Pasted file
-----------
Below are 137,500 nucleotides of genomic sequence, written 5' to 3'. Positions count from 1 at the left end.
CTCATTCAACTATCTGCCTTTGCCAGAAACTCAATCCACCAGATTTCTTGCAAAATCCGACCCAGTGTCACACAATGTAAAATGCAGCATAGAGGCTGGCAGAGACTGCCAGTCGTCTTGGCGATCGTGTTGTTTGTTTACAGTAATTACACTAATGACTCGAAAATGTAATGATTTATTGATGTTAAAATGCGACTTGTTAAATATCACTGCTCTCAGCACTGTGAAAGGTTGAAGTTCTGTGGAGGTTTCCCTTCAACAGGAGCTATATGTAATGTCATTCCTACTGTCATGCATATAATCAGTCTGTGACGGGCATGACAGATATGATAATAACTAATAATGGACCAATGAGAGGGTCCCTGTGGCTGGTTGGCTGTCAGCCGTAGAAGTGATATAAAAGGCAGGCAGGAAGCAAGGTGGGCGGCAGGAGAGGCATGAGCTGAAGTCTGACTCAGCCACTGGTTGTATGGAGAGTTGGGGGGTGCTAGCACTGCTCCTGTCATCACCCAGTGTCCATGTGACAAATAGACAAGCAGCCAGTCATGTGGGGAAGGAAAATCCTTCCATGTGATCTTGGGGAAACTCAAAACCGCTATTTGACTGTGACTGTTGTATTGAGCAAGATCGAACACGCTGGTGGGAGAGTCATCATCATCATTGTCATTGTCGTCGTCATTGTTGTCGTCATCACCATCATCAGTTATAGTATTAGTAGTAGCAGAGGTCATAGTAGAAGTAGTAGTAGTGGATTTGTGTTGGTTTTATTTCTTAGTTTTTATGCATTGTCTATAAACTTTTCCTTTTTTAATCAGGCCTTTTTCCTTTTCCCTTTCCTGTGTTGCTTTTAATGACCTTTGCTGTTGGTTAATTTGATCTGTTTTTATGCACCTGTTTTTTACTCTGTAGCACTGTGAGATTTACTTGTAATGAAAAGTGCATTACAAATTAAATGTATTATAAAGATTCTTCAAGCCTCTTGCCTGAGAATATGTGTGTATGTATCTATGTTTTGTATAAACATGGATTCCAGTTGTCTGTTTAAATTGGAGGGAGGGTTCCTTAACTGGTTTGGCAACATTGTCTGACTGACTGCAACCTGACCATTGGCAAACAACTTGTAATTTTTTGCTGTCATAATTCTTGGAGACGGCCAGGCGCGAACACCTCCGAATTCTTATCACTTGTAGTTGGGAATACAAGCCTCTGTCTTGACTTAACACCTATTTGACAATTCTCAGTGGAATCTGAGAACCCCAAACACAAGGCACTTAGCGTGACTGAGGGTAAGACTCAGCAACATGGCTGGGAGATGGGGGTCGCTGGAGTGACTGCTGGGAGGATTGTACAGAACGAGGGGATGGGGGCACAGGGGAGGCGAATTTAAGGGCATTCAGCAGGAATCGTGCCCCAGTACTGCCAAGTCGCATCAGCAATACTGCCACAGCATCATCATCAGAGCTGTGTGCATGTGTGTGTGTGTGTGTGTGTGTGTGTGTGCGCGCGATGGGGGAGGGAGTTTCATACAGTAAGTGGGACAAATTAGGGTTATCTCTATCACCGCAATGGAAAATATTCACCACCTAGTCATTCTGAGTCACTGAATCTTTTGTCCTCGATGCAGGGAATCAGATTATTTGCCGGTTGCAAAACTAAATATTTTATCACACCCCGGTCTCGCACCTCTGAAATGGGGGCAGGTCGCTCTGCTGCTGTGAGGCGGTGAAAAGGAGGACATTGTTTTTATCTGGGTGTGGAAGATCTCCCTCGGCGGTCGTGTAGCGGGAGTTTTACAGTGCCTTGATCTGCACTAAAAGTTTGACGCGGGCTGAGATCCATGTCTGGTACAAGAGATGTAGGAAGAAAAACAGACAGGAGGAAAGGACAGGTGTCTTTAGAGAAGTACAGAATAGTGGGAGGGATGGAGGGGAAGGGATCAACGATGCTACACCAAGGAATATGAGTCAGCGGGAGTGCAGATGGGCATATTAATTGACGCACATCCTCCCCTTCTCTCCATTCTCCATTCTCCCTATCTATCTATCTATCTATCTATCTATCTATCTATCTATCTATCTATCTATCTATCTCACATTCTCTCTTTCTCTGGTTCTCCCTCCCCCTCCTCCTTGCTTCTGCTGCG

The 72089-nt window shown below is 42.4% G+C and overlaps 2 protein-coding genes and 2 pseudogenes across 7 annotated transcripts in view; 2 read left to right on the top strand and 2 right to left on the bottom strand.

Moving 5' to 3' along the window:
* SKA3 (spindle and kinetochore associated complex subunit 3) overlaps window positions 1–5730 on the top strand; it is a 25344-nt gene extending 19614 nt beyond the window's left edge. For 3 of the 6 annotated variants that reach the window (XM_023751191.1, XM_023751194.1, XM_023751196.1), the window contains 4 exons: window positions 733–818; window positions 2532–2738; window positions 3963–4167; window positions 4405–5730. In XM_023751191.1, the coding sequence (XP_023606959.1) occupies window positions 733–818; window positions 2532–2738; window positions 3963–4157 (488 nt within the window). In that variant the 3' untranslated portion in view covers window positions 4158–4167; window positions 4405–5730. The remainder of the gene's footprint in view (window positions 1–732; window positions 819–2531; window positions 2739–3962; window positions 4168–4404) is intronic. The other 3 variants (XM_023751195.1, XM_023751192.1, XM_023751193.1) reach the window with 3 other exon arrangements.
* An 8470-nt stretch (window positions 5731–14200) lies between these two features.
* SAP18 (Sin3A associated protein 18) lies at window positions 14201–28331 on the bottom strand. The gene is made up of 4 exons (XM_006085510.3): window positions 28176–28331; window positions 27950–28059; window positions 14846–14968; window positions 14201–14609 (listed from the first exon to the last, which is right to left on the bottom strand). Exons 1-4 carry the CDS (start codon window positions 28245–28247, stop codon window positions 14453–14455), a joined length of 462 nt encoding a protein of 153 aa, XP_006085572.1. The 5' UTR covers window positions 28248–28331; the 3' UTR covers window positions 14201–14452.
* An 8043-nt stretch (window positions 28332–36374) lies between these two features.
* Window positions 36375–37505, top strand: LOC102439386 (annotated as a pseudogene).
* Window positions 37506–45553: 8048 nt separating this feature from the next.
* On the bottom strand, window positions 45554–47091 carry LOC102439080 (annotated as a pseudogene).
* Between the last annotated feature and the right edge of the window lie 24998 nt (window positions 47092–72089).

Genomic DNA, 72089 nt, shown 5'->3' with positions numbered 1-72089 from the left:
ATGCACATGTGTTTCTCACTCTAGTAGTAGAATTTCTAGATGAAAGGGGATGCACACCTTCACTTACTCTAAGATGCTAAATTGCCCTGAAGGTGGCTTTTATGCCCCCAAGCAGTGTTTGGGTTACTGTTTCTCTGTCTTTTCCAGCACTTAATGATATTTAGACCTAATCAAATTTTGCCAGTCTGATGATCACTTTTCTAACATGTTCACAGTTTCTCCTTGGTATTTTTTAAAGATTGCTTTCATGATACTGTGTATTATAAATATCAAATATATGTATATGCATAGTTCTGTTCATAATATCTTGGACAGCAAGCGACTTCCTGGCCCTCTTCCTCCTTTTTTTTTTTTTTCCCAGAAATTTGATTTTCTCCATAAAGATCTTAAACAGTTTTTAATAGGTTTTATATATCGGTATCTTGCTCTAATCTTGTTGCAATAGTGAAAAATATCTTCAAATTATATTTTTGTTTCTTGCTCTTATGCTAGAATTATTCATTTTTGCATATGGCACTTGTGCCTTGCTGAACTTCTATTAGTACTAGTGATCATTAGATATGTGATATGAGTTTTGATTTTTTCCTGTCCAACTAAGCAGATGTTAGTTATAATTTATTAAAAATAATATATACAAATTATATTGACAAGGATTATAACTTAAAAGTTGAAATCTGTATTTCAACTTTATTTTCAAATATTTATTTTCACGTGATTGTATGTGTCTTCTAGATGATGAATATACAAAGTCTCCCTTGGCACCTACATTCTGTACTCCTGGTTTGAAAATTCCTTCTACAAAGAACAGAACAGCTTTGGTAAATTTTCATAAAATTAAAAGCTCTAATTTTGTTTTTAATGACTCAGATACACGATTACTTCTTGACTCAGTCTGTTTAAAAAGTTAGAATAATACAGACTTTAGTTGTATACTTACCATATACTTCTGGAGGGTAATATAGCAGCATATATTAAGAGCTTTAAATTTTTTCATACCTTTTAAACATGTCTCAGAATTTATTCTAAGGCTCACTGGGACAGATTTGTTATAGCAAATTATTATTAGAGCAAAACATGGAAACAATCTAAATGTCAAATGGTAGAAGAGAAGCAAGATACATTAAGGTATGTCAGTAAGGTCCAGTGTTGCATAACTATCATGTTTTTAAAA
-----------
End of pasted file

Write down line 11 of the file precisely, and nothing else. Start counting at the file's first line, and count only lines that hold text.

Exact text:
* On the bottom strand, window positions 45554–47091 carry LOC102439080 (annotated as a pseudogene).